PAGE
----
Identifying the conditions for social learning in water governance in regional Australia

Wallis, Philip; Ison, Raymond L. and Samson, Katelyn (2013). Identifying the conditions for social learning in water governance in regional Australia. Land Use Policy, 31 pp. 412–421.

DOI: https://doi.org/10.1016/j.landusepol.2012.08.003

Abstract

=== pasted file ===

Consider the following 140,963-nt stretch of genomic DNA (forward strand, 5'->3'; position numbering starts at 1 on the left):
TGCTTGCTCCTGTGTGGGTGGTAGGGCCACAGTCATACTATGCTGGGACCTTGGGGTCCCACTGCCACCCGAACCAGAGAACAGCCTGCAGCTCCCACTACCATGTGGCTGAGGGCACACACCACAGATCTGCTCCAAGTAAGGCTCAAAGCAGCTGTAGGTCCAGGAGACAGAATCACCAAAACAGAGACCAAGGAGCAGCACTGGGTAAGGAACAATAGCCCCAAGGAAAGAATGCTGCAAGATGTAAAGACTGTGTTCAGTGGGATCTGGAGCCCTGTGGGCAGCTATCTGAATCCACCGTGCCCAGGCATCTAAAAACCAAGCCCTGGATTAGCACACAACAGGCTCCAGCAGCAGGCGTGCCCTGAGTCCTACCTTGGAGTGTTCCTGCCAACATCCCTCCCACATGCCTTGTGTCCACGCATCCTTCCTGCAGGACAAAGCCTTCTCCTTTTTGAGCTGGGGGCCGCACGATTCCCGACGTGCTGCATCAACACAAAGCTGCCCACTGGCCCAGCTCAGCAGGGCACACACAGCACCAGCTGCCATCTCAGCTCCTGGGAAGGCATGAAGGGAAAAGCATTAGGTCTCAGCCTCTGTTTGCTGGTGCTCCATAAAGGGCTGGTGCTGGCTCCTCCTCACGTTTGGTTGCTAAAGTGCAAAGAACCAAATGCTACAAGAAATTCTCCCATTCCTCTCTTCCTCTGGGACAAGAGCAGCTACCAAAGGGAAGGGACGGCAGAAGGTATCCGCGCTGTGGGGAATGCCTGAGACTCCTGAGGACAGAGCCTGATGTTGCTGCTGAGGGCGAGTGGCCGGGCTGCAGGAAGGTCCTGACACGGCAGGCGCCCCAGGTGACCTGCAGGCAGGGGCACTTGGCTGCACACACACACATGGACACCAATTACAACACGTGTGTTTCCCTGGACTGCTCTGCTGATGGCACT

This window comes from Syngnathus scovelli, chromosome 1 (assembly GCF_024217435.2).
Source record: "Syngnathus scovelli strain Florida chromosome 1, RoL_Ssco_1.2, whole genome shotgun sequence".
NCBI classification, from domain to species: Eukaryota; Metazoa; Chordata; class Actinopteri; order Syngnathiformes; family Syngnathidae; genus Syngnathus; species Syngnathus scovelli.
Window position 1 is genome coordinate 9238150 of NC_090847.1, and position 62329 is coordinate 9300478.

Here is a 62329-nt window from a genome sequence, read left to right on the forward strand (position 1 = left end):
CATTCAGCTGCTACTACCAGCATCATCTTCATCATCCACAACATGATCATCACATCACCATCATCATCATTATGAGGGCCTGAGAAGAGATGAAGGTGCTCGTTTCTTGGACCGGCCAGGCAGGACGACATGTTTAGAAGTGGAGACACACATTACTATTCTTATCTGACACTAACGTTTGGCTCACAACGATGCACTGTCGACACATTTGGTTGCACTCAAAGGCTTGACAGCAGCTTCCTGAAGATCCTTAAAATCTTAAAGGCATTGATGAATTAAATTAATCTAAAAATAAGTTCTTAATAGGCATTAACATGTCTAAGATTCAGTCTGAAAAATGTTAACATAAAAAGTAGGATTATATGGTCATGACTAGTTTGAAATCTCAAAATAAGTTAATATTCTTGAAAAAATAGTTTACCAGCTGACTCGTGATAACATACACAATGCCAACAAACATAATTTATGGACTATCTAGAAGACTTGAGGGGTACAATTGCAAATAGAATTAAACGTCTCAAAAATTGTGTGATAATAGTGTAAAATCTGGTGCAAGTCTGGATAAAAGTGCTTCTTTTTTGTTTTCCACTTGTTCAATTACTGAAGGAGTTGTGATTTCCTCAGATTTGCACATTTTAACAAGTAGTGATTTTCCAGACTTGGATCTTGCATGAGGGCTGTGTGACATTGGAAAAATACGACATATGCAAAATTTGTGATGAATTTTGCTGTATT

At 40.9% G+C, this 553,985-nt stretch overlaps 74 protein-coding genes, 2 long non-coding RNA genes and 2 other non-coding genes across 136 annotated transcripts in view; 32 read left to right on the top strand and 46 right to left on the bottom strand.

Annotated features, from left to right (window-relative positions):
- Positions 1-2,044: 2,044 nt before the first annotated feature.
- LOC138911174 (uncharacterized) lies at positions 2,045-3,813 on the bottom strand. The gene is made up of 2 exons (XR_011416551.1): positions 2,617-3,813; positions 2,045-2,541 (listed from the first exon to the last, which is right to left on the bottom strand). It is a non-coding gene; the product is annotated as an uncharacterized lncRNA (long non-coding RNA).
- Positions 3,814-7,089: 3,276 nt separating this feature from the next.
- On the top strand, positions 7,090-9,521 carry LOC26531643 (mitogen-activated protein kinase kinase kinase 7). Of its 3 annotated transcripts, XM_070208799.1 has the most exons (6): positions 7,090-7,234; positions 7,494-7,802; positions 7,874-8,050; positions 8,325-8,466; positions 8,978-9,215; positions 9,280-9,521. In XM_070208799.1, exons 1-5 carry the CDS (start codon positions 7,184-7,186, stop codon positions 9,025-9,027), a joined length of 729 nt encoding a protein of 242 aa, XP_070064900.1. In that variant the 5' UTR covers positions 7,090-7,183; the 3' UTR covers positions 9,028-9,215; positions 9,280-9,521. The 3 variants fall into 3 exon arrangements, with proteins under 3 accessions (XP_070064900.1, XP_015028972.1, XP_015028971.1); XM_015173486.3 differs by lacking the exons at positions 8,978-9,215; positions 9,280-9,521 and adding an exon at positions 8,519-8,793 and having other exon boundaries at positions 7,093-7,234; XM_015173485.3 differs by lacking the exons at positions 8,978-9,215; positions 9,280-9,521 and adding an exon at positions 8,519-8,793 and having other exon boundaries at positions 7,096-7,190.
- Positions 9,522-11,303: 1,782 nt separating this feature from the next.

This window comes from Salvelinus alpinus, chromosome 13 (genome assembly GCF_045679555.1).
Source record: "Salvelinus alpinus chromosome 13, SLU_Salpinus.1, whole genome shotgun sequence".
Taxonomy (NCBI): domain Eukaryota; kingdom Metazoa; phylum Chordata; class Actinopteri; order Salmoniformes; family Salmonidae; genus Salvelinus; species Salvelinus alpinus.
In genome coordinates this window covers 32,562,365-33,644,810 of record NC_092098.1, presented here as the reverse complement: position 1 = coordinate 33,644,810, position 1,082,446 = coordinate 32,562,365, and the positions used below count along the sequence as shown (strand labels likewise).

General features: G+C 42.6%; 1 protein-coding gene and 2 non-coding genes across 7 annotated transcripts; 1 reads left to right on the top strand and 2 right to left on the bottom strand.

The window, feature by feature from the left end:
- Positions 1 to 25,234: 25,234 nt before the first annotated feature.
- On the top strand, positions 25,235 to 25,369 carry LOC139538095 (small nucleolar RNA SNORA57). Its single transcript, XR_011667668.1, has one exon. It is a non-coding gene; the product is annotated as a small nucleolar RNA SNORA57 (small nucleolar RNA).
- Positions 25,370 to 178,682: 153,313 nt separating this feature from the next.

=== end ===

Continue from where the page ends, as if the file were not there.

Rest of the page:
Using critical systems heuristics as a sense-making framework, we explored historical and contemporary aspects of the water managing situation as viewed from the Goulburn-Broken Catchment – part of the Australia’s Murray–Darling Basin. This revealed key differences in how our respondents perceived what the situation ‘is’ and what it ‘ought’ to be, especially in relation to the centralisation of decision-making power. We explored aspects of the Victorian Salinity Program as a preliminary case study through the theoretical lens of ‘social learning’. This revealed many parallels to how respondents thought the current situation ‘ought’ to be. In comparison, there was a perception that the situation as it currently ‘is’ has experienced a shift back to more centralised policy and management, both at the state and federal levels, which creates challenges for the governance of water resources across the Murray–Darling Basin and presents the opportunity for social learning to again play a transformative role.

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